Sports injuries range from mild (which only take a few days of rest and recuperation to heal) to more serious, long-term issues. The latter can be debilitating both mentally and physically, but even a short-term injury requires careful treatment and lifestyle changes. Here are some tips to help you on the road to recovery.
First and foremost, rest is your best friend with any kind of injury. While it might be tempting to rush back onto the field and “run” your injury off, this will invariably cause further problems. A doctor will be able to advise you on exactly how long you need to rest, but complete immobilization of the injury works wonders and speeds up the recovery process. Some injuries will also require ice, so sit back, put your feet up and get the ice pack on!
For more complex injuries that don’t heal on their own, physiotherapy is usually the next step. Although it’s often reserved for more severe problems, even milder injuries can benefit from physiotherapy. A physiotherapist will work on the injury, help you to get mobile again and generally build your fitness back up. Physiotherapy is widely used by athletes seeking to return to sports after suffering an injury setback.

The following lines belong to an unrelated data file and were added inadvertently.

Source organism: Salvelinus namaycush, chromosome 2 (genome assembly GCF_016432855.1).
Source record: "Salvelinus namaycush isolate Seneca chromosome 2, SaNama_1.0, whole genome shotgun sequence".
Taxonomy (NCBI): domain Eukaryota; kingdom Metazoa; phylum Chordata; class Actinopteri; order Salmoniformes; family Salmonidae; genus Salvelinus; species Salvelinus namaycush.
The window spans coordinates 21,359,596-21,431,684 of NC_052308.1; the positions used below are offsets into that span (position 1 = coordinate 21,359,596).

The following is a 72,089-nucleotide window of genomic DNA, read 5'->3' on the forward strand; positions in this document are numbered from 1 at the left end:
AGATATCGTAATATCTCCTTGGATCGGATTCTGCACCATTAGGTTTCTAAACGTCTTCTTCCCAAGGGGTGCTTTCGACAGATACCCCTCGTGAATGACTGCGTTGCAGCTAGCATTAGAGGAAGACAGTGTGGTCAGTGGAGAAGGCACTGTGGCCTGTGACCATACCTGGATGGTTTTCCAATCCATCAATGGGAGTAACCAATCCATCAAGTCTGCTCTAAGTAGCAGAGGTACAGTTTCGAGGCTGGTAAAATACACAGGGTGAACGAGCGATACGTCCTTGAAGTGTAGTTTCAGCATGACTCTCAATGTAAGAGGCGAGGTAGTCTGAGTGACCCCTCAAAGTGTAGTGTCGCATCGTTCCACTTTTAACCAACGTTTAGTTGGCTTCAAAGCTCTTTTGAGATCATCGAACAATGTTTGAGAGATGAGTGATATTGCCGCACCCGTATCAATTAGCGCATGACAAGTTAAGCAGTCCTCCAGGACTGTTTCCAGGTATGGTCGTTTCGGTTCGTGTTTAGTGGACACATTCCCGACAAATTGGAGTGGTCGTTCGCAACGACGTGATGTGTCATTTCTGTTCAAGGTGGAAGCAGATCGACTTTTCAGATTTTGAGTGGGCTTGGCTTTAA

#3 Seek specialized treatment
More serious or long-term injuries will inevitably require specialist interventions from trained clinicians. Some of those interventions might involve surgery, others might be more focused on injections or pain relief like those offered by bioxcellerator.com. The latter is aimed at back injuries (one of the more common sporting problems), but most injuries can be treated with surgical intervention, dramatically improving a patient’s quality of life. A doctor or physiotherapist will be able to refer you for these treatments and advise on the best interventions for your condition.
#4 Don’t forget mental recovery
An often overlooked part of the recovery process is the mental aspect. Sports injuries are frightening and can knock your confidence. Couple this with a lengthy spell of absence that sees your physical fitness decline, and it might seem difficult to return to the field of play. Taking care of yourself mentally is hard, but trying to remain optimistic, focusing on a long-term fitness plan (with goals) and visualizing a healthy future all help. Always accept support when offered and don’t shut yourself away from the world.
#5 Start slow
When the time comes to return to exercise, don’t push yourself too hard. It’s certainly tempting to try and quickly return to your previous fitness level, but this usually does more damage than good. Even when injuries seem healed, your body remains fragile. Pushing too hard can cause the injury to flare up again, leading to another lengthy layoff. Consult with your physicians about a healthy training program and start with only light exercise. Gentle walks, jogs and swimming are all excellent places to begin. They help you to get fit again without putting enormous strain on your body.